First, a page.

Oracle has recently announced a set of SaaS applications based on its Oracle Blockchain Cloud Service for the determination of tracing and tracking supply chains from a clear distributed ledger. Rick Jewell, Oracle’s senior vice president of Supply Chain & Manufacturing Cloud Applications stated that these blockchain applications will be working flawlessly with current Oracle Cloud Applications and are out-of-the-box ready with pre-built additions and business network patterns for common business processes.

Oracle had previously announced in the month of July 2018 that its blockchain cloud service was one of a dozen main tech companies that have publicized blockchain-as-a-service (BaaS) providing over the past two years. That list comprises IBM, Microsoft, Amazon, SAP and Hewlett-Packard Enterprise (HPE) as compared to others they are even forcing BaaS for first-time enterprise adopters who wish to allow integration with current enterprise software and cloud services.

Oracle’s BaaS comprises Supply Chain Management (SCM Cloud), which is used for generating a digital trail during locating, manufacturing, and conveyance of goods. It even included ERP and tracking of warranty and customs. At present, it is the top blockchain distributed ledger technology, which creates an unchallengeable record that can be seen by anyone internal or external to a corporation with approval to access the system.

Along with cross-border financial transactions, the supply chain has been cited as one of the top uses for blockchain distributed ledger technology, which creates an immutable record that can be seen by anyone internal or external to a company with authorization to access the network. Mirroring occurs when documents such as a bill of laden or invoice are simultaneously in possession of a shipper, a receiver, a customer and others involved in the supply chain. The duplication of documents before an account is settled creates inventory in the seller’s systems, including receipts for the buyer, proof of delivery, invoices, payment and payment confirmations.

Beer maker Alpha Acid Brewing in Belmont, Calif., said it’s currently using Oracle’s Intelligent Track and Trace blockchain application to follow ingredients, such as hops, malt and yeast, along a supply chain.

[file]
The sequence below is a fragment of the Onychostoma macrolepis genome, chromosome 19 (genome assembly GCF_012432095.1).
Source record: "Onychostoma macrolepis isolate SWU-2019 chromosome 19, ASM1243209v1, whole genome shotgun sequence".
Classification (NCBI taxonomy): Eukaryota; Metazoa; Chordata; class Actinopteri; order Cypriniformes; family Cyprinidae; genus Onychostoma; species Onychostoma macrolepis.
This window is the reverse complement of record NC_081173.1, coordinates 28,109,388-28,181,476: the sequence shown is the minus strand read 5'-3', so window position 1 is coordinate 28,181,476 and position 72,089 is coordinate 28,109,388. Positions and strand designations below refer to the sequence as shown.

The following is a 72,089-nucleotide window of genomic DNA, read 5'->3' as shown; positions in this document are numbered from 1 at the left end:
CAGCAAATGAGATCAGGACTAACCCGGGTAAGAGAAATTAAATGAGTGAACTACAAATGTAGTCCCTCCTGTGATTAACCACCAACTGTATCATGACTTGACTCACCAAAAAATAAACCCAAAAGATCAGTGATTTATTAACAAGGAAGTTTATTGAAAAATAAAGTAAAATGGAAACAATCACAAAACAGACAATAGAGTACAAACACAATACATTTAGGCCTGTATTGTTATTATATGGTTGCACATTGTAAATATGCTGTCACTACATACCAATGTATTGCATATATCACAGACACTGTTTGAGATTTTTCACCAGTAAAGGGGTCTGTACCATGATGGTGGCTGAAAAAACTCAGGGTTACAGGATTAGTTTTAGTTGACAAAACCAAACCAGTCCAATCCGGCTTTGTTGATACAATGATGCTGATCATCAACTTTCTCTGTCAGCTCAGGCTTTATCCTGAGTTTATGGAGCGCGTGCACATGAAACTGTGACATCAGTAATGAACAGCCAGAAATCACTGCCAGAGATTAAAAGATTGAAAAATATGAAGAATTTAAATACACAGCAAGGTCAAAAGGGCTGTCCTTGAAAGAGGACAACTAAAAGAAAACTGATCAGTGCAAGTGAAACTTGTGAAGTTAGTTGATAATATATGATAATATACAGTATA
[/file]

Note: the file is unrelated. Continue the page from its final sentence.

Oracle Blockchain Cloud Service has also been offering its clients with a growth platform to create their own networks and to rapidly assimilate with Oracle SaaS and third-party requests they already use, as well as other blockchain networks and Oracle PaaS services. It further aids from broad capabilities in Oracle Cloud Platform for plug-and-play integration with current cloud and on-premises requests, API management, and application development environments and tools. Additionally, Oracle is delivering new SaaS applications to use blockchain technology for common use cases, such as track and trace, origin documentation, guarantee and usage, and cold chain.

Kyle Bozicevic, owner of Alpha Acid stated that users are best informed than ever before and are progressively interested in what is in the foodstuffs they consume. The company at present can track materials and best ingredients from the suppliers and analyze sensor data from the production process for every batch.

On the other hand, Lionel Louie, the chief commercial officer for CargoSmart mentioned that its business expect a 65 percent decreases in the amount of time obligatory to collect, syndicate, and settle data from manifold parties. The firm also hopes to rationalize data from different documents by leveraging Oracle Intelligent Track and Trace.

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